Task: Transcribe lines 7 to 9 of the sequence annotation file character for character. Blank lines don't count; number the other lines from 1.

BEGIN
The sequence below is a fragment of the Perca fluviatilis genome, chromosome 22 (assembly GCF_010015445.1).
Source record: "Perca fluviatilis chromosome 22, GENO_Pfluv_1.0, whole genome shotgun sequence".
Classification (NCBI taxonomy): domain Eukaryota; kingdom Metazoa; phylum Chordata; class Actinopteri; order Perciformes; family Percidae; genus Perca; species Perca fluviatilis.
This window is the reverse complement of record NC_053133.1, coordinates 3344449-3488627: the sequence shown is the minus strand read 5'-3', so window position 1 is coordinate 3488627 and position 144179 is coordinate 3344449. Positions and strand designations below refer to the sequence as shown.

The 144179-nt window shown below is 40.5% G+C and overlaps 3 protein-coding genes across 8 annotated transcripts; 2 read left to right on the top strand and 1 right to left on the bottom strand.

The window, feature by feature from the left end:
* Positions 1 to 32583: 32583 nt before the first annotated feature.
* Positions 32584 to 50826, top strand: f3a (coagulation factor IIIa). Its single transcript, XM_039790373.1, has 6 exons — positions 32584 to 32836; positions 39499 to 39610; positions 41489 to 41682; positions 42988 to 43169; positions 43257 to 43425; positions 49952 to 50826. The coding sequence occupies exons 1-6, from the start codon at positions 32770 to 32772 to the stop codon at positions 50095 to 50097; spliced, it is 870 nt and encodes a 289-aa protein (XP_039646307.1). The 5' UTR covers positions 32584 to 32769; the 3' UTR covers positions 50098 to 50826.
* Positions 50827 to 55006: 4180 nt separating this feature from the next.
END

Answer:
* Positions 1 to 32583: 32583 nt before the first annotated feature.
* Positions 32584 to 50826, top strand: f3a (coagulation factor IIIa). Its single transcript, XM_039790373.1, has 6 exons — positions 32584 to 32836; positions 39499 to 39610; positions 41489 to 41682; positions 42988 to 43169; positions 43257 to 43425; positions 49952 to 50826. The coding sequence occupies exons 1-6, from the start codon at positions 32770 to 32772 to the stop codon at positions 50095 to 50097; spliced, it is 870 nt and encodes a 289-aa protein (XP_039646307.1). The 5' UTR covers positions 32584 to 32769; the 3' UTR covers positions 50098 to 50826.
* Positions 50827 to 55006: 4180 nt separating this feature from the next.